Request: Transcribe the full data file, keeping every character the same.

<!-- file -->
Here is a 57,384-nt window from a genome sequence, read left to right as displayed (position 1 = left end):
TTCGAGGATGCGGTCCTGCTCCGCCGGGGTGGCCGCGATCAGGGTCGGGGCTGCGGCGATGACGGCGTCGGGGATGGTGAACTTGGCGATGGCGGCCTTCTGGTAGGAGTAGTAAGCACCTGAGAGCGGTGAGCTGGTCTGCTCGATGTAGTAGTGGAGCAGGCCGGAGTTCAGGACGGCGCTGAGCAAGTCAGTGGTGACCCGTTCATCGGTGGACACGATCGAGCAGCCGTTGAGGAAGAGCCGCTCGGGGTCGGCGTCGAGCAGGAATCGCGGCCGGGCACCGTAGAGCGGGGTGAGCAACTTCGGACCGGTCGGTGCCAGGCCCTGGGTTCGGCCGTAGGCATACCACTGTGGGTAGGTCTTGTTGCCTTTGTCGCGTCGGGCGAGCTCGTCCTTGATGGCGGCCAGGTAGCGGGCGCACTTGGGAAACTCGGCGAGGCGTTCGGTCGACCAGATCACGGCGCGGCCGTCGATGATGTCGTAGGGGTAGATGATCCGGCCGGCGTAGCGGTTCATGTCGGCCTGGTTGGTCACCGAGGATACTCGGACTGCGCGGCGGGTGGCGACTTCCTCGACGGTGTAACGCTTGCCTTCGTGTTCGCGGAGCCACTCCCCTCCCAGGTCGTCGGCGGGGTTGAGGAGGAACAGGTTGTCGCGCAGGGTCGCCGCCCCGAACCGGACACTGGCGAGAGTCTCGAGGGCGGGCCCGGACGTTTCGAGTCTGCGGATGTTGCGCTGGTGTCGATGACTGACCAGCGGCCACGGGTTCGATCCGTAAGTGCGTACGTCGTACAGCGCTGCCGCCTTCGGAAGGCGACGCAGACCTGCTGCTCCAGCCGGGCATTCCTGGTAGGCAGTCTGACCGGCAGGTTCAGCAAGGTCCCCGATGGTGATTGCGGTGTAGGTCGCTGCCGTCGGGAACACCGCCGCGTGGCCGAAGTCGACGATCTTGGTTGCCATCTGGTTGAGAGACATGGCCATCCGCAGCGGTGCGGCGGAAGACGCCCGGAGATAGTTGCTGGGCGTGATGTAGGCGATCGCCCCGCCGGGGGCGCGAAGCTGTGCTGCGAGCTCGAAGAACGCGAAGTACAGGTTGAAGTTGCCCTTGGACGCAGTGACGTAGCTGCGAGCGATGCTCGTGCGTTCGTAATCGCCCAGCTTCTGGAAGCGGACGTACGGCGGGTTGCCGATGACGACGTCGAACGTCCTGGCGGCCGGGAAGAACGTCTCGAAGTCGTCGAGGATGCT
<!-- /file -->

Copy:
Here is a 57,384-nt window from a genome sequence, read left to right as displayed (position 1 = left end):
TTCGAGGATGCGGTCCTGCTCCGCCGGGGTGGCCGCGATCAGGGTCGGGGCTGCGGCGATGACGGCGTCGGGGATGGTGAACTTGGCGATGGCGGCCTTCTGGTAGGAGTAGTAAGCACCTGAGAGCGGTGAGCTGGTCTGCTCGATGTAGTAGTGGAGCAGGCCGGAGTTCAGGACGGCGCTGAGCAAGTCAGTGGTGACCCGTTCATCGGTGGACACGATCGAGCAGCCGTTGAGGAAGAGCCGCTCGGGGTCGGCGTCGAGCAGGAATCGCGGCCGGGCACCGTAGAGCGGGGTGAGCAACTTCGGACCGGTCGGTGCCAGGCCCTGGGTTCGGCCGTAGGCATACCACTGTGGGTAGGTCTTGTTGCCTTTGTCGCGTCGGGCGAGCTCGTCCTTGATGGCGGCCAGGTAGCGGGCGCACTTGGGAAACTCGGCGAGGCGTTCGGTCGACCAGATCACGGCGCGGCCGTCGATGATGTCGTAGGGGTAGATGATCCGGCCGGCGTAGCGGTTCATGTCGGCCTGGTTGGTCACCGAGGATACTCGGACTGCGCGGCGGGTGGCGACTTCCTCGACGGTGTAACGCTTGCCTTCGTGTTCGCGGAGCCACTCCCCTCCCAGGTCGTCGGCGGGGTTGAGGAGGAACAGGTTGTCGCGCAGGGTCGCCGCCCCGAACCGGACACTGGCGAGAGTCTCGAGGGCGGGCCCGGACGTTTCGAGTCTGCGGATGTTGCGCTGGTGTCGATGACTGACCAGCGGCCACGGGTTCGATCCGTAAGTGCGTACGTCGTACAGCGCTGCCGCCTTCGGAAGGCGACGCAGACCTGCTGCTCCAGCCGGGCATTCCTGGTAGGCAGTCTGACCGGCAGGTTCAGCAAGGTCCCCGATGGTGATTGCGGTGTAGGTCGCTGCCGTCGGGAACACCGCCGCGTGGCCGAAGTCGACGATCTTGGTTGCCATCTGGTTGAGAGACATGGCCATCCGCAGCGGTGCGGCGGAAGACGCCCGGAGATAGTTGCTGGGCGTGATGTAGGCGATCGCCCCGCCGGGGGCGCGAAGCTGTGCTGCGAGCTCGAAGAACGCGAAGTACAGGTTGAAGTTGCCCTTGGACGCAGTGACGTAGCTGCGAGCGATGCTCGTGCGTTCGTAATCGCCCAGCTTCTGGAAGCGGACGTACGGCGGGTTGCCGATGACGACGTCGAACGTCCTGGCGGCCGGGAAGAACGTCTCGAAGTCGTCGAGGATGCT